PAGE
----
Business owners tend to think of interns as free labor. But interns can be much more than that Tweet This.

Michael Mehlberg should know. He’s a co-founder at Modern da Vinci, a Leesburg, Virginia-based website that offers articles, videos and other tools that promote small business development. He also ran a summer internship program for six years at a small company that built software security products.

Based on his experience, Mehlberg offers these tips for small business owners who want to maximize their internship programs:

Mistake #1: Assigning interns only menial tasks

Interns who are loaded up with boring and uninspiring projects might not perform up to their potential. Mehlberg says that if you give the interns real problems to solve, pair them with skilled employees and expect them to perform, they might step up and surprise you with their dedication and ability.

The National Association of Colleges and Employers (NACE), a nonprofit in Bethlehem, Pennsylvania that connects college career services and employers who hire recent graduates, says giving interns real work is crucial to the success of an internship program.

NACE-recommended practices include checking intern job descriptions, holding meaningful orientation sessions, having an intern manager to make sure the intern stays focused, and having frequent communication with interns to find out how they perceive their experience.

Mistake #2: Expecting interns to work for free

Unpaid internships can be legally problematic, if the company receives any benefit from the intern’s activities.

The interns in Mehlberg’s program were paid hourly wages. The company also made a commitment to hire at least one intern at the end of each term.

“We had groups of six interns come in every summer,” Mehlberg says. “At the end of three months, we would hire one. The interns knew this, and so did our team. The interns worked hard to get recognition, to perform well. At the same time, our team evaluated them for their performance up until the end date.”

Mistake #3: Saying no to student interns

Hiring interns from a local university can help you tap the most current information in your company’s field since those students can bring what’s being taught to them to your company. That can help to keep you and your employees on the leading edge of what you do, Mehlberg says.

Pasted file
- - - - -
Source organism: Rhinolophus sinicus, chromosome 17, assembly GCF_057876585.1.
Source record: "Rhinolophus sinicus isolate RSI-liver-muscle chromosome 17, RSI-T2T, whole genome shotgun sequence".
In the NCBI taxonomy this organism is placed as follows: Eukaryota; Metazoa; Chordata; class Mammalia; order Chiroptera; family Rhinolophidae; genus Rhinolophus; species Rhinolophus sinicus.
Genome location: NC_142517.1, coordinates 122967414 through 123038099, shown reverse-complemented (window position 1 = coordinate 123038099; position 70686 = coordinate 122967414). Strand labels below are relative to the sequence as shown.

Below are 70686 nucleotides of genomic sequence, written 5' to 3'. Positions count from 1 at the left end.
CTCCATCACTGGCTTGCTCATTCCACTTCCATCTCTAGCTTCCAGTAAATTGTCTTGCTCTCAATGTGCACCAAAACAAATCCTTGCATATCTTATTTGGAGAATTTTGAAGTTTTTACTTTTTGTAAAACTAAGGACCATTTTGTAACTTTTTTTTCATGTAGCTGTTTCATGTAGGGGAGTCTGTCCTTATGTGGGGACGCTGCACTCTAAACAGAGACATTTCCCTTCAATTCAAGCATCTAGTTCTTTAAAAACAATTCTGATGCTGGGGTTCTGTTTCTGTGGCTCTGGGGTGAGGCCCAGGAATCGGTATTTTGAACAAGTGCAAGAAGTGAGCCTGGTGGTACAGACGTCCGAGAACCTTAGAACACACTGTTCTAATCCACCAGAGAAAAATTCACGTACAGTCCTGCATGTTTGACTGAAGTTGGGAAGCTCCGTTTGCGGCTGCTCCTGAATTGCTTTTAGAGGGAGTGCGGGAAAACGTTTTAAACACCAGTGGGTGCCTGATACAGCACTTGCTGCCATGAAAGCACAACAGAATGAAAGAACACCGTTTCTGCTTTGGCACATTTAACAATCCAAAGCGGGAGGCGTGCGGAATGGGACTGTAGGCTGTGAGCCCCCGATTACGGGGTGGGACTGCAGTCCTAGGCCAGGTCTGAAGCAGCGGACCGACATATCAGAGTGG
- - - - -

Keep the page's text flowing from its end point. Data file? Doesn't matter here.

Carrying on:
It can be difficult for students to find affordable short-term housing for an internship, so many appreciate help with their housing needs as a component of their compensation, according to NACE. Employer-paid or employer-subsidized housing may be taxable compensation.

Mistake #4: Being vague about the terms of the internship

Mehlberg says company owners should set a start date and end date for every internship so the relationship doesn’t become stale and never-ending. Give interns goals and set aside blocks of time for employees to work with the interns to accomplish specific tasks.

An orientation session can help ensure that interns and their managers have the same expectations for the program, and an internship handbook or website can help guide interns, answer their questions and present your company’s policies in a “warm and welcoming” way, NACE states.

Students also value flexible scheduling so they can manage their internship along with their classroom time, homework and social activities.

“A flexible schedule can make them feel less chained in by an unchanging routine,” NACE says.

Avoid these mistakes and your interns could be an important and productive part of your small business.

Want to learn more about hiring interns? Check out D&B B2B’s podcast with Cindy Lewis of California Lutheran University.

Photo Credit: andreeas, Twenty20